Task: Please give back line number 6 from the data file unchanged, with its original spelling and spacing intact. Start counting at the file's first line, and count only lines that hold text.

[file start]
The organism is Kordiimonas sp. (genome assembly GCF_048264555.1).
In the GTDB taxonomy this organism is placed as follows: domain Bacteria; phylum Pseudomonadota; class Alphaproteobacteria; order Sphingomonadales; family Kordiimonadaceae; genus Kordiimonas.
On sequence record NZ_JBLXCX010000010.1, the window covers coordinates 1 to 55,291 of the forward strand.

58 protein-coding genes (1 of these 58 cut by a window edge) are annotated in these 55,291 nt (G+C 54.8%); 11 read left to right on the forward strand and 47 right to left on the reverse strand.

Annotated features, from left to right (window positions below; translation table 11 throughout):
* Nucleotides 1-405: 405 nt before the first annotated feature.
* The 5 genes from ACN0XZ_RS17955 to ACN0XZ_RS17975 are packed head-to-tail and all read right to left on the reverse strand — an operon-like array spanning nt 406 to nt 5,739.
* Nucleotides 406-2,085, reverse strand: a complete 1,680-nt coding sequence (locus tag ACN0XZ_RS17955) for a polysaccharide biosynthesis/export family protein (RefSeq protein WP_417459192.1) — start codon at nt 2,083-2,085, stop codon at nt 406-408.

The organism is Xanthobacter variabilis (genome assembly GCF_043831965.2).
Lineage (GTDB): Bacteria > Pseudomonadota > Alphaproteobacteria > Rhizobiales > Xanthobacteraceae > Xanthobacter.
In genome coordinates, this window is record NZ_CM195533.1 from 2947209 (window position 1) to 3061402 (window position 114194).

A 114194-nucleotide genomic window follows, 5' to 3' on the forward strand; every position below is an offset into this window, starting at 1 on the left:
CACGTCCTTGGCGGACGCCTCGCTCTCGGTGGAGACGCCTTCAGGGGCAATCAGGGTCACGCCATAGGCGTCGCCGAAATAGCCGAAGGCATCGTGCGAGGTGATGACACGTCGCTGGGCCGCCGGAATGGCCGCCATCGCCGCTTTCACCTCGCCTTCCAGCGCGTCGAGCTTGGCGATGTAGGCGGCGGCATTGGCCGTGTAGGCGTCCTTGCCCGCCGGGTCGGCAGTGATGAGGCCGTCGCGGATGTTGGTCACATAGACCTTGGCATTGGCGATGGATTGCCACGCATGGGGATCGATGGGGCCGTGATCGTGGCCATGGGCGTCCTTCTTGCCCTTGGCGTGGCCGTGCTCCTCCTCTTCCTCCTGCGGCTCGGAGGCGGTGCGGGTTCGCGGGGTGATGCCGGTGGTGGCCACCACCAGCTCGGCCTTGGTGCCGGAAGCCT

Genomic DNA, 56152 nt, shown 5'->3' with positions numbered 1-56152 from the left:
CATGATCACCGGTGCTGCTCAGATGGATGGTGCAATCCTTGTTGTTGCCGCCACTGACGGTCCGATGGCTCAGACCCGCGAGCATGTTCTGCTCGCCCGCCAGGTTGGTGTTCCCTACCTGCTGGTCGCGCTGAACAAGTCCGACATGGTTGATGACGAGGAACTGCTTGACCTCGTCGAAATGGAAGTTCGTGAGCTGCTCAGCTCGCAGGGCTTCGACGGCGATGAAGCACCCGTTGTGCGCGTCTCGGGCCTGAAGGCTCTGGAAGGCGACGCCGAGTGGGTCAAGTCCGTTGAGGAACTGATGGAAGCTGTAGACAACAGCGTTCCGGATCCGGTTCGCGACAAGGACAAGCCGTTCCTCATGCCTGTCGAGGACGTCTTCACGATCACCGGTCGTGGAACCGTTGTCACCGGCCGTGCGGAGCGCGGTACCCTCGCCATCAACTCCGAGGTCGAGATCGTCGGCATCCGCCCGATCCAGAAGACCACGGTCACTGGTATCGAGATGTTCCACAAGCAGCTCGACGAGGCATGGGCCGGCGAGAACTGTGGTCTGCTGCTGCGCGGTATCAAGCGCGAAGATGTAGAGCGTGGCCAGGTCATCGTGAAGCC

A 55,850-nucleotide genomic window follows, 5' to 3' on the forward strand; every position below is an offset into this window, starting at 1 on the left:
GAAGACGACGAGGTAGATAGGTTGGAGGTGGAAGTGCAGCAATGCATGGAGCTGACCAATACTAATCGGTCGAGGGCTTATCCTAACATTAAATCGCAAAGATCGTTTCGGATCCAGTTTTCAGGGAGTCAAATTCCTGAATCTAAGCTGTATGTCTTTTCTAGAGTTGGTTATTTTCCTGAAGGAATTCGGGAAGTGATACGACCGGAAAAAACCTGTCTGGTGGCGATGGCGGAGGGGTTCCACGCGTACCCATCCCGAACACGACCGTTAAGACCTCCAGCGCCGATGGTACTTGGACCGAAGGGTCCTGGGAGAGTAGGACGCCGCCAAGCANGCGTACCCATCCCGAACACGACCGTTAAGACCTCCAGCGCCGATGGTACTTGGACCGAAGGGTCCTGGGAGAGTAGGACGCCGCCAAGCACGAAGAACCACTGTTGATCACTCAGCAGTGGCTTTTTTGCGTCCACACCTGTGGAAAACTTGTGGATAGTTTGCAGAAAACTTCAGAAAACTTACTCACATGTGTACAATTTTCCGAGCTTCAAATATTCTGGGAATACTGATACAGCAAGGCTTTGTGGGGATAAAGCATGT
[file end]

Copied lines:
* Nucleotides 1-405: 405 nt before the first annotated feature.